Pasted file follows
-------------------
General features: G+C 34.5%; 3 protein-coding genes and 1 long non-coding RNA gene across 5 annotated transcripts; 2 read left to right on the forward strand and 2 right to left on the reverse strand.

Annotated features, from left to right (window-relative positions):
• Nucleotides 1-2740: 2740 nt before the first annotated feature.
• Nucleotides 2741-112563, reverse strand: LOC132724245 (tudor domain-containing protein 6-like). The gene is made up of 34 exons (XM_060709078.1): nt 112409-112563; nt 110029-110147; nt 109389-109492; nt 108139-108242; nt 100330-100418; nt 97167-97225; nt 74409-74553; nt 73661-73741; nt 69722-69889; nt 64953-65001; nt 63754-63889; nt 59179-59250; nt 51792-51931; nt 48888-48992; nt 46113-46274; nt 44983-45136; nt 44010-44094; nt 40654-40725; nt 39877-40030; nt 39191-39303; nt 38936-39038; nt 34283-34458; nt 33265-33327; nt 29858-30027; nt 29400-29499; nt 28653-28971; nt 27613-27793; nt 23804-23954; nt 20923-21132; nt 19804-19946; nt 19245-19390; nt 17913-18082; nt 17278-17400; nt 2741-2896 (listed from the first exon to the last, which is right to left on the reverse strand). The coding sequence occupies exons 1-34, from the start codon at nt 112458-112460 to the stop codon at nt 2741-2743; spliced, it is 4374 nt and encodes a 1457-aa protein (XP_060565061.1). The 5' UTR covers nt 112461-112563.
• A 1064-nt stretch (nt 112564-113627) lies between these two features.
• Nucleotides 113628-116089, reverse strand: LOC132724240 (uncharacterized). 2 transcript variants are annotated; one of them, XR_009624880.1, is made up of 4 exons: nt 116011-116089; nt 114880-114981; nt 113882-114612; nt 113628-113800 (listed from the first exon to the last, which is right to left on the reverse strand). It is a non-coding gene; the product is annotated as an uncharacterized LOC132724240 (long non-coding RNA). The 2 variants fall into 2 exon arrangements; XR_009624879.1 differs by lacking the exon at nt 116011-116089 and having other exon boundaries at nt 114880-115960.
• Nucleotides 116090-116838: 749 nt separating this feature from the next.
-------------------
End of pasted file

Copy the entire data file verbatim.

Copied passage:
General features: G+C 34.5%; 3 protein-coding genes and 1 long non-coding RNA gene across 5 annotated transcripts; 2 read left to right on the forward strand and 2 right to left on the reverse strand.

Annotated features, from left to right (window-relative positions):
• Nucleotides 1-2740: 2740 nt before the first annotated feature.
• Nucleotides 2741-112563, reverse strand: LOC132724245 (tudor domain-containing protein 6-like). The gene is made up of 34 exons (XM_060709078.1): nt 112409-112563; nt 110029-110147; nt 109389-109492; nt 108139-108242; nt 100330-100418; nt 97167-97225; nt 74409-74553; nt 73661-73741; nt 69722-69889; nt 64953-65001; nt 63754-63889; nt 59179-59250; nt 51792-51931; nt 48888-48992; nt 46113-46274; nt 44983-45136; nt 44010-44094; nt 40654-40725; nt 39877-40030; nt 39191-39303; nt 38936-39038; nt 34283-34458; nt 33265-33327; nt 29858-30027; nt 29400-29499; nt 28653-28971; nt 27613-27793; nt 23804-23954; nt 20923-21132; nt 19804-19946; nt 19245-19390; nt 17913-18082; nt 17278-17400; nt 2741-2896 (listed from the first exon to the last, which is right to left on the reverse strand). The coding sequence occupies exons 1-34, from the start codon at nt 112458-112460 to the stop codon at nt 2741-2743; spliced, it is 4374 nt and encodes a 1457-aa protein (XP_060565061.1). The 5' UTR covers nt 112461-112563.
• A 1064-nt stretch (nt 112564-113627) lies between these two features.
• Nucleotides 113628-116089, reverse strand: LOC132724240 (uncharacterized). 2 transcript variants are annotated; one of them, XR_009624880.1, is made up of 4 exons: nt 116011-116089; nt 114880-114981; nt 113882-114612; nt 113628-113800 (listed from the first exon to the last, which is right to left on the reverse strand). It is a non-coding gene; the product is annotated as an uncharacterized LOC132724240 (long non-coding RNA). The 2 variants fall into 2 exon arrangements; XR_009624879.1 differs by lacking the exon at nt 116011-116089 and having other exon boundaries at nt 114880-115960.
• Nucleotides 116090-116838: 749 nt separating this feature from the next.